The principle of state neutrality has figured prominently in recent philosophical debate over the character of liberalism as a political theory. The principle holds that the state should be neutral among different conceptions of the good life and/or comprehensive doctrines that are held by members in the society to which it applies. Two questions about state neutrality are related, but can be distinguished. The first question concerns its interpretation. In what way, or in what respect, should the state be neutral? The second question concerns the grounding or support for the principle. What considerations, if any, speak in its favor? In this chapter I will be concerned mainly with the second of these questions. I will assume that an adequate interpretation of the principle of state neutrality is available, one that holds that the political institutions and the political decisions of a society should be justified in a way that does not presuppose the truth or correctness of any conception of the good or comprehensive doctrine that is controversial among its members. I want to discuss the prospects for grounding the principle of state neutrality, so understood, on the distinctively democratic value of political autonomy. This will require me to characterize this value, to explain its democratic credentials, to show how it can support state neutrality, and to discuss its normative status and force.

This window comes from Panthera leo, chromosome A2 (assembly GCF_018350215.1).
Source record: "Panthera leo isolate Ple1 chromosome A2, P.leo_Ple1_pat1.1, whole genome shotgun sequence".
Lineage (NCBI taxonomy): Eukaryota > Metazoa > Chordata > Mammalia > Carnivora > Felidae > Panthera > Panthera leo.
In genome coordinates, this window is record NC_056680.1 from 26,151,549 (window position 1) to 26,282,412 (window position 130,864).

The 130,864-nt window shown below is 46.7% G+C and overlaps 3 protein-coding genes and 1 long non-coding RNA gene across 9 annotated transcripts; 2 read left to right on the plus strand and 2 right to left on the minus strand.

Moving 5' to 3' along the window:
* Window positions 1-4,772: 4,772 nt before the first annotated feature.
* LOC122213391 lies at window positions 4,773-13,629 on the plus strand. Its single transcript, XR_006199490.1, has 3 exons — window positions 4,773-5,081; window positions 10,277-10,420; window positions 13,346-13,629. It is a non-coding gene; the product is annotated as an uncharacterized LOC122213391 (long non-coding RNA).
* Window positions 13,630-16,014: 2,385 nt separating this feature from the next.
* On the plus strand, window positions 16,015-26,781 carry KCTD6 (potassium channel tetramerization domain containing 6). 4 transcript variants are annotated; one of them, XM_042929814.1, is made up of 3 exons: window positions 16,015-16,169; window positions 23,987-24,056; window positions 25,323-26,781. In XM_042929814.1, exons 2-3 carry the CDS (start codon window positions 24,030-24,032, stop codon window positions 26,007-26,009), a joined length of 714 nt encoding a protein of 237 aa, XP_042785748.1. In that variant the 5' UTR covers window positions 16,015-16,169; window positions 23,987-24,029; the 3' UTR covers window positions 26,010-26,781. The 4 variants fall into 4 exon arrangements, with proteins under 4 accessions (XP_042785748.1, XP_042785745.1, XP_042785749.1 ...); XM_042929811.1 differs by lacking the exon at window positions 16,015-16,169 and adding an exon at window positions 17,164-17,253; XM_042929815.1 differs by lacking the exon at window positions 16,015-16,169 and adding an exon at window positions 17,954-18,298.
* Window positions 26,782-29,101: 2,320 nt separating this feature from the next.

ASJC Scopus subject areas
- General Arts and Humanities